a·cu·men [ak-yuh-muhn] noun: keen insight; shrewdness

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Thursday, 12 April 2012

04/12/12 Is P.K. Subban The Guy?


P.K. Subban has a bit of a cocky reputation around the NHL, and not everyone likes his style. Perhaps it's just that type of personality that the Oilers could use on their defense. Just how good is Subban? And is he the kind of player that would be worth the first overall pick?

The answer to the first question is that Subban is very good already, and he's likely to get better as he ages and earns more experience. He's a right-handed shot and has collected 76 points in 160 NHL games of his young career, but the points are only part of the story.

At even strength, Subban faced the second-toughest competition among Canadiens blueliners this season, and the drop-off after him and Josh Gorges is substantial. Despite that, his relative Corsi number is second only to Andrei Markov, who played just 13 games this year. That number isn't inflated by cushiony zone starts either, as he has started his shifts in the offensive zone just 46.3% of the time 5x5. He's had some bounces go his way, but the underlying arrows are all pointing in the right direction.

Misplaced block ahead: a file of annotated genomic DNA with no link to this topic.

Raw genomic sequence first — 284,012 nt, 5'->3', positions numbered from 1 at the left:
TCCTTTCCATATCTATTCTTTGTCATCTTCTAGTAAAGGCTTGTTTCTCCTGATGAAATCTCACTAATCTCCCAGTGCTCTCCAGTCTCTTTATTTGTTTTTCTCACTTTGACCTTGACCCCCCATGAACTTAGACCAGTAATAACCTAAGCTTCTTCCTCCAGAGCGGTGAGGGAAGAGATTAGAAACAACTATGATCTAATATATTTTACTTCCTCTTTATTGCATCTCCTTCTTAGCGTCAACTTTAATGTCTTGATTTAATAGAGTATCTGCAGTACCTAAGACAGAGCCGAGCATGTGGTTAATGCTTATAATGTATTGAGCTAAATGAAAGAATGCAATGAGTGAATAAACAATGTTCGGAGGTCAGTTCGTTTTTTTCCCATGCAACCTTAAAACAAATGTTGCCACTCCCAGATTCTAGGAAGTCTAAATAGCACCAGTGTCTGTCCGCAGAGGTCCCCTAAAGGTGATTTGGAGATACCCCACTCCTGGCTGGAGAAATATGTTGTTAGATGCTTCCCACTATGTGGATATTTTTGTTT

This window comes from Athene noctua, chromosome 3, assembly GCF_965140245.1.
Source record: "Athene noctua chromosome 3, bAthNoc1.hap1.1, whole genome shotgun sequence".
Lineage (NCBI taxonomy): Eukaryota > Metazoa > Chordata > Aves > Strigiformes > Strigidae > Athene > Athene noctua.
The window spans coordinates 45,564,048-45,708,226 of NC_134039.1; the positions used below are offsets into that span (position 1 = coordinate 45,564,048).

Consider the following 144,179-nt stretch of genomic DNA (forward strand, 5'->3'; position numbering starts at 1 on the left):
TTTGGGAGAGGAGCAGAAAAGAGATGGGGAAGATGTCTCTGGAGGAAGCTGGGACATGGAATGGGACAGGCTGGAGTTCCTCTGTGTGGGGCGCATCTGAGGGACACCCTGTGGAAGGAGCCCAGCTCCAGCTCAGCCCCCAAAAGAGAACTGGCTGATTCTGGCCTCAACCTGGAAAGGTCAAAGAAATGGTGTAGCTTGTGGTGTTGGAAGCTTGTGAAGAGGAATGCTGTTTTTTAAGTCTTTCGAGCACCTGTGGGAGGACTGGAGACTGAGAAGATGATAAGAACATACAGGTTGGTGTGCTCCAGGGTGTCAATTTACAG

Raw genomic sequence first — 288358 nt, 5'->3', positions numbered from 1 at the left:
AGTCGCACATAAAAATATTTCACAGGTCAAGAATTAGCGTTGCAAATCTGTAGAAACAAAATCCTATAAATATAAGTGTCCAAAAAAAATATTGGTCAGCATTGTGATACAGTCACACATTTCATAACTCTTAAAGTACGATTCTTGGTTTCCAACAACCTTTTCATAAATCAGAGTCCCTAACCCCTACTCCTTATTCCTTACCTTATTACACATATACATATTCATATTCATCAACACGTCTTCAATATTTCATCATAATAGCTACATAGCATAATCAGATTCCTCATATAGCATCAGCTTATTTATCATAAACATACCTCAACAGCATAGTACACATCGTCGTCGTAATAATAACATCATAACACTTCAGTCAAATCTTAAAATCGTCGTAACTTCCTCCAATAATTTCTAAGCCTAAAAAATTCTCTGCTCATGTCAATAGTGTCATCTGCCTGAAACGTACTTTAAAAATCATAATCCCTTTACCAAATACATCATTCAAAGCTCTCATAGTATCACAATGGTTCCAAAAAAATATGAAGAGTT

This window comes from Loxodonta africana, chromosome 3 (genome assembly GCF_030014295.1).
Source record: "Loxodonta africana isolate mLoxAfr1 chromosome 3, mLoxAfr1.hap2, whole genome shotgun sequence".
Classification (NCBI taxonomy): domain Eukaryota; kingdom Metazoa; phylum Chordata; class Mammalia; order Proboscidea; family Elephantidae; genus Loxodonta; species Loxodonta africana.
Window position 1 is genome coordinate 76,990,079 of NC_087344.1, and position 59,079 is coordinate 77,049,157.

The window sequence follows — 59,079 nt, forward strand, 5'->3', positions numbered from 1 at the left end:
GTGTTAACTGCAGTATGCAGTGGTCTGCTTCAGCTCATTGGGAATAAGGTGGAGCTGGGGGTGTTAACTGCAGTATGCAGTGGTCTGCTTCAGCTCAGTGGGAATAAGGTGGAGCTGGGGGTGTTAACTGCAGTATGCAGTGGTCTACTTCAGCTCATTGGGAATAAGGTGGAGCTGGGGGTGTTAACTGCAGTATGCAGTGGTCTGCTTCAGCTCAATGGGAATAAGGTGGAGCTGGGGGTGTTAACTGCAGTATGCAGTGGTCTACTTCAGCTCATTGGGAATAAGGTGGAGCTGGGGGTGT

It's easy to believe that Subban regressed a little this season because he posted 36 points after a 38-point rookie campaign, but the workload that he was shouldered with this year was much heavier than what it was in 2010-11. He went from being a minus-8 as a rookie while facing average competition to a plus-9 facing the toughs. He also led the Canadiens in ice time with a massive 24:18 per game, broken down thusly:

Even strength: 18:19 (1st)
Powerplay: 3:29 (3rd)
Penalty Kill: 2:36 (3rd)

At just 22 years old, P.K. Subban is a major contributor to every discipline. So why would Montreal trade him?

There are a variety of reasons. If the Oilers were to offer that first overall pick as part of a deal, Nail Yakupov would be a perfect fit for Montreal. Beyond 33-year-old Erik Cole, the Canadiens don't have a lot in the way of right wingers, and the cupboards are bare when it comes to potential reinforcements. Aaron Palushaj got into 38 games this year, but he tallied just five points.

That's a symptom of a larger problem. The Canadiens were ranked 28th in The 2012 Hockey News Future Watch, and there is very little offense coming through the organization. Adding to the attack at the top of the draft would be a boon for Montreal, but by the time the they make the third selection the two most potent offensive threats are likely to be gone.

What will be available at number 3 is a highly rated defenseman.

Would Montreal accept a bit of a downgrade on defense in order to add an elite scoring threat? Time will tell.  The Oilers may want more than just Subban for a player like Yakupov, but if a trade presents itself they could probably do worse.

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